Students of both the APMA and MA Human Rights programs went on a field trip to the northern Thailand province of Chiang Mai on 14 to 19 January 2020. The field trip was part of HPRD 546 (Intensive Course), one of the courses APMA students take during their final semester in the program.
“We wanted the students to be able to critically analyze the implications of development on the human rights of vulnerable groups such as migrant workers, Indigenous Peoples, women, people living with HIV/AIDS, among others,” said Dr. Bencharat Sae Chua, a lecturer of the Institute of Human Rights and Peace Studies and coordinator of the Intensive Course.
Mr. Sumitchai Hassataran of the Center to Protect and Rehabilitatae Communities opened the field trip with a discussion on how development’s complex relationship with human rights. Representatives of Friends Without Borders seconded this by showing the participants the need for access to information and education by displaced people in order for them to be able to fully realize their rights.
How does development affect women, especially poor women? This was the subject of the discussion held by members of the Asia Pacific Forum on Women, Law, and Development (APWLD) on January 16. After that, Dr. Mukdawan Sakboon of Chiang Mai University discussed Thai state policies on Indigenous Peoples.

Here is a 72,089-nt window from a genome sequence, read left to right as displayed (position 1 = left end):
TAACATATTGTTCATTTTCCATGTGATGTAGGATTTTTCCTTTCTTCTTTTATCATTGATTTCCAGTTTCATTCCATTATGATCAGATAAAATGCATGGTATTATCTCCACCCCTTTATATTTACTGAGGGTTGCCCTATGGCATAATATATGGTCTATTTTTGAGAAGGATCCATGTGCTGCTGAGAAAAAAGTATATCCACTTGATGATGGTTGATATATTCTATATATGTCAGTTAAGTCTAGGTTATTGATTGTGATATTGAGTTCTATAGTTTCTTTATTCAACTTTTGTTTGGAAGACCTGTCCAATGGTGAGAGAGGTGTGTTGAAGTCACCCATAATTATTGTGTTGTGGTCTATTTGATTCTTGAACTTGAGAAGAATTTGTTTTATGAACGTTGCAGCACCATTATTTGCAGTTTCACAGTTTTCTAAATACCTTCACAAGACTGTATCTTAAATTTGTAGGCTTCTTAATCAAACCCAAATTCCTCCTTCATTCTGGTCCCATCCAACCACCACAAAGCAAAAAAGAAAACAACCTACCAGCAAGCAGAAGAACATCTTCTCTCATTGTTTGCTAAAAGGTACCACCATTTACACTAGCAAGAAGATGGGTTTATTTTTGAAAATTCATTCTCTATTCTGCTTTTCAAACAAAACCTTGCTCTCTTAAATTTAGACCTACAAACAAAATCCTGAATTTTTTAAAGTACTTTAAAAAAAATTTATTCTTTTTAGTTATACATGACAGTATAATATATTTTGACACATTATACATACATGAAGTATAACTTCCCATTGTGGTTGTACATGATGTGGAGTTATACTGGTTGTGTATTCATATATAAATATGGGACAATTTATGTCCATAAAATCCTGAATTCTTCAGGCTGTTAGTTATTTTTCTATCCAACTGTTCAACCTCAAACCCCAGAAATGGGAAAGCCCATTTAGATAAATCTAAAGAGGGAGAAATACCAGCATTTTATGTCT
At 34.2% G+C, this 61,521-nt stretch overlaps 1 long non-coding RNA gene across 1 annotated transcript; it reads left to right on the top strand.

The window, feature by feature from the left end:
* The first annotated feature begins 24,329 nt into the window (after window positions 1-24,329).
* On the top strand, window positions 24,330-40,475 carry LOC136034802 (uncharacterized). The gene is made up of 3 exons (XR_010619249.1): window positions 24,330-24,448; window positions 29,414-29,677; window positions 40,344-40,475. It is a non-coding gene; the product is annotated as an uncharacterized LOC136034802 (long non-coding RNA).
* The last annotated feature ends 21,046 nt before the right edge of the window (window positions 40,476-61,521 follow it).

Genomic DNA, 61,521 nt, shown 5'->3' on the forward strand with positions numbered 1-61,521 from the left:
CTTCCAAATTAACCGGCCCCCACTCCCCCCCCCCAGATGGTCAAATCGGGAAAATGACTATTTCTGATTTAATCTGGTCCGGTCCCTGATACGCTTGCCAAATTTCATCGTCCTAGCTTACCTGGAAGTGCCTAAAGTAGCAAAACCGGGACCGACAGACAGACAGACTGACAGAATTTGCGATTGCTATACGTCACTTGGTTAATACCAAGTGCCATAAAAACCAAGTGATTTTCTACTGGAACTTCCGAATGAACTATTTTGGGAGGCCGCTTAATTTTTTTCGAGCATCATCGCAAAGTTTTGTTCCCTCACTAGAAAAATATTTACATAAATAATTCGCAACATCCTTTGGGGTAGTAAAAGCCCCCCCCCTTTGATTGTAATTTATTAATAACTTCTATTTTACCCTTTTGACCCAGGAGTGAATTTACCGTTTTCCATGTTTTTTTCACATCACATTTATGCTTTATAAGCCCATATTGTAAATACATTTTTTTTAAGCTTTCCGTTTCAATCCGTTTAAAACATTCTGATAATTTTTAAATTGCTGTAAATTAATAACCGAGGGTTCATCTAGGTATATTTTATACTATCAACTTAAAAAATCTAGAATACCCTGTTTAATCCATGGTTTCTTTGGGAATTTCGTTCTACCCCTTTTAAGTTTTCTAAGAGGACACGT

Many human rights violations against Indigenous Peopels are committed by state security forces, as highlighted by the Lahu indigenous community of Chiang Dao district to the APMA/MAHR students during the second and third days of the field trip. The field trip participants gained insights regarding state violence against Indigenous Peoples and stateless persons who, in Thailand, in many instances are one and the same.
Migrant workers’s rights was the focus of the field trip on the evening of 17 January and the whole day of January 18. Providing valuable inputs to the field trip participants were members of the Human Rights and Development Foundation, a non-government organization campaigning for the rights of Myanmar migrant workers in Thailand.
Members of People Living with HIV/AIDS Network shared with the participants how, despite claims that development is helping move things forward in Thai society, people living with HIV/AIDS are being left behind because of the lack of facilities and support for people with HIV/AIDS. Unbridled development without taking into consideration human rights was also the theme of a religious procession that students participated in. Owners of Books Re:public, a coffee-shop-cum-bookstore, capped the field trip with a clarion call for more intense human rights education among Thai citizens in order to further democratize Thai society.
“There are so many vulnerable groups whose rights are being violated,” noted Saittawut Yutthaworakool, a student of the APMA 2019 batch. “But I’m inspired by them because they are fighting to claim their rights.”